Families struggle with juvenile mental health
Published 10:26 pm Saturday, December 14, 2013
Editor’s note: This is the first in a series of stories on the crisis of mental health treatment for juveniles in Western Tidewater.
Blood on the walls. Bruises on her body. Dents in the front door.
These are just some of the wounds Lauren Samuels and her home have suffered at the hands of her 14-year-old son, Brian. She feels she has nowhere to turn because, she says, the system has given her no options.
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Brian was a wanted child, the 46-year-old Samuels (not their real names) said, though she and his father were never married and parted ways before her son — her only child — had celebrated his second birthday.
Her graying hair and the folders filled to bursting with papers about her son’s case give clues to how long the family has been dealing with Brian’s troubles.
The problems started when he was in preschool. He has visited therapists and specialists and has been diagnosed with Asperger’s syndrome, ADHD, anxiety disorder and obstinate defiant disorder — “a nice way of saying he’s out of control,” Samuels said. Since his first days in Suffolk Public Schools, he has been suspended in school, out of school or from the bus 38 times.
But he’s not in preschool anymore. Samuels’ little boy is 6 feet 4 inches tall and 270 pounds. “If he really knew how to use his muscle, I’d be in trouble,” she said.
Her son has broken down her bedroom door to get to her and knocked her into a wall, leaving it stained with her blood. One attack triggered an asthma episode that kept her in the hospital for 10 days. When she locked him out of the house to protect herself, he left 16 dents in the front door.
The attacks can be triggered merely by asking him to clean his room or by trying to take his guitar and fishing pole as punishment, Samuels said.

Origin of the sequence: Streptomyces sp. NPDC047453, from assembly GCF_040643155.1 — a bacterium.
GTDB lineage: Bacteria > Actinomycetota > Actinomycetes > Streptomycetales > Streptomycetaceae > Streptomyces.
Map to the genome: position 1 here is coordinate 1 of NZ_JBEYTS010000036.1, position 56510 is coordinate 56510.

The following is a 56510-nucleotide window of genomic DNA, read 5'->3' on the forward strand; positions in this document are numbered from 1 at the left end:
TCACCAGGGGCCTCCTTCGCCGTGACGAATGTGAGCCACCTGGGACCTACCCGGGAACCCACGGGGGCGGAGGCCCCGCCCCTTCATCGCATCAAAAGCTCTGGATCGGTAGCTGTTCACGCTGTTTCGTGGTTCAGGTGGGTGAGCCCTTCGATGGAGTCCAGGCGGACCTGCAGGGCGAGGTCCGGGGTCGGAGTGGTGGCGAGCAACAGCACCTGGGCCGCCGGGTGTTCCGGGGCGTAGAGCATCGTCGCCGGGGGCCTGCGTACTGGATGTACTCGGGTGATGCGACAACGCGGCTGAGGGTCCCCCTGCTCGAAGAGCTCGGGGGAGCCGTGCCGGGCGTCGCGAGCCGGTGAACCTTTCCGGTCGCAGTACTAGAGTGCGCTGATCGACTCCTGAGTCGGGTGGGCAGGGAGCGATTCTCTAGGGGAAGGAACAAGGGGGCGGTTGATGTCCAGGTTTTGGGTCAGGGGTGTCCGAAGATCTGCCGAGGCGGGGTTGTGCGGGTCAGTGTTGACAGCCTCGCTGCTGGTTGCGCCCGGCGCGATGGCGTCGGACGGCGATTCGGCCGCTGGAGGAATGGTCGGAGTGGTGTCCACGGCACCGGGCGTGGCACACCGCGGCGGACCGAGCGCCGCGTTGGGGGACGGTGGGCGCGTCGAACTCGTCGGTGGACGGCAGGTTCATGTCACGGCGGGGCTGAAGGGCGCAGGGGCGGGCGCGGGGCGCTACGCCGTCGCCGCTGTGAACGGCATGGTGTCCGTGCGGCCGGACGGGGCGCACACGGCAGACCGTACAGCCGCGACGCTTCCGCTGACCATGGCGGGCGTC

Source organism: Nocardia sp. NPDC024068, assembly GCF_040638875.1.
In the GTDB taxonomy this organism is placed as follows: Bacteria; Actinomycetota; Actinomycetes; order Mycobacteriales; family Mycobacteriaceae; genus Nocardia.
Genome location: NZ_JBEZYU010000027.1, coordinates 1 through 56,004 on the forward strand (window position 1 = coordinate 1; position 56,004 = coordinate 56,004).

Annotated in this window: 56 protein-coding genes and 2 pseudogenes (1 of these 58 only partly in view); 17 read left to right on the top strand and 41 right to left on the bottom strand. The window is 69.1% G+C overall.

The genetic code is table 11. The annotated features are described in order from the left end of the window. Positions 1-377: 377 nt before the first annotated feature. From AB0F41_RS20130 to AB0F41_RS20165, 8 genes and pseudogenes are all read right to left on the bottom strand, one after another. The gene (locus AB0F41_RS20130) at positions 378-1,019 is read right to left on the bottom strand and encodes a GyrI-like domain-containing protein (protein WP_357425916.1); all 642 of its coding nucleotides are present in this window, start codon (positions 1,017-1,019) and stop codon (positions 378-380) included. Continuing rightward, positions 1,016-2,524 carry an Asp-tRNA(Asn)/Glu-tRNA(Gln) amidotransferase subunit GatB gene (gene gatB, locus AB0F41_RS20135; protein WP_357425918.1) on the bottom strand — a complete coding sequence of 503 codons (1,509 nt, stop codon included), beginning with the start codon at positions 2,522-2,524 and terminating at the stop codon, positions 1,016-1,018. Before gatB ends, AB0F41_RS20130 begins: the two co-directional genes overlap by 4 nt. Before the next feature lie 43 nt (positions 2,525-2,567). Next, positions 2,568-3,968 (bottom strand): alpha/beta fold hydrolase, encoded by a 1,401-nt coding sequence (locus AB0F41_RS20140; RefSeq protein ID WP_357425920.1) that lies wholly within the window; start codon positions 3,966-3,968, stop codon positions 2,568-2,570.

She believes the system — from police to Child Protective Services — has worked against her efforts to raise her son to be a productive man.
The stakes can be very high, as evidenced by the Nov. 19 attack on Sen. Creigh Deeds by his adult son, Austin, who repeatedly stabbed his father and then shot and killed himself.
According to news reports, Austin Deeds had received a mental health evaluation at Bath County Hospital — and was released — the day before his attack.
After about 10 years of dealing with Brian’s issues in the Samuels household, there’s almost a routine. When he starts to go wild, his mother calls 911. But, she said, she has called so often that she sometimes has to call multiple times to get a response. When the police do show up, her son runs outside and plays the victim, she said.
“He has learned quite well how to manipulate the system.”
Samuels has been charged with contributing to the delinquency of a minor for locking her son out of the house to protect herself, she said. She also bit him once when he was attacking her — and she got charged with assault and battery. After another incident, she was charged with abuse and neglect.
“I was desperate,” she said. “Most of the (police) weren’t here five minutes to say, ‘Oh, it’s domestic, see ya,’ but if I dare to defend myself, they want to charge me with assault.”
The charges all have been dismissed or not prosecuted, but one judge went so far as to say it was “despicable” for her to have bitten her son, which, Samuels said, “undermined me in front of my kid.”
When she tried to get an emergency committal order for her son after that episode, the magistrate told her she didn’t have enough evidence.
Brian has been committed to psychiatric wards three times, and each time nothing happened except updates to his medications.
“There’s protection for children for child abuse,” she said. “At the same time, there’s nothing for parents.”
Samuels believes her son’s problems have been exacerbated by the system that is supposed to help him.
Following his release from the hospital after being attacked by his son, Sen. Deeds shared similar thoughts about the system and its failure to protect him or his son.
“I cry a lot. I can’t focus now and talk to anyone. I have very strong opinions about the (Community Services Board) and feel like they are responsible. My life’s work now is to make sure that other families don’t have to go through what we are living,” Deeds told The Recorder, a weekly newspaper based in Monterey.
Samuels places part of the blame on the legal system as well as the mental treatment system. The police and courts have enabled Brian by not making him pay for his actions, she said.
“If you did to me what my son did to me, you’d be in jail,” she said. “The only difference is DNA.”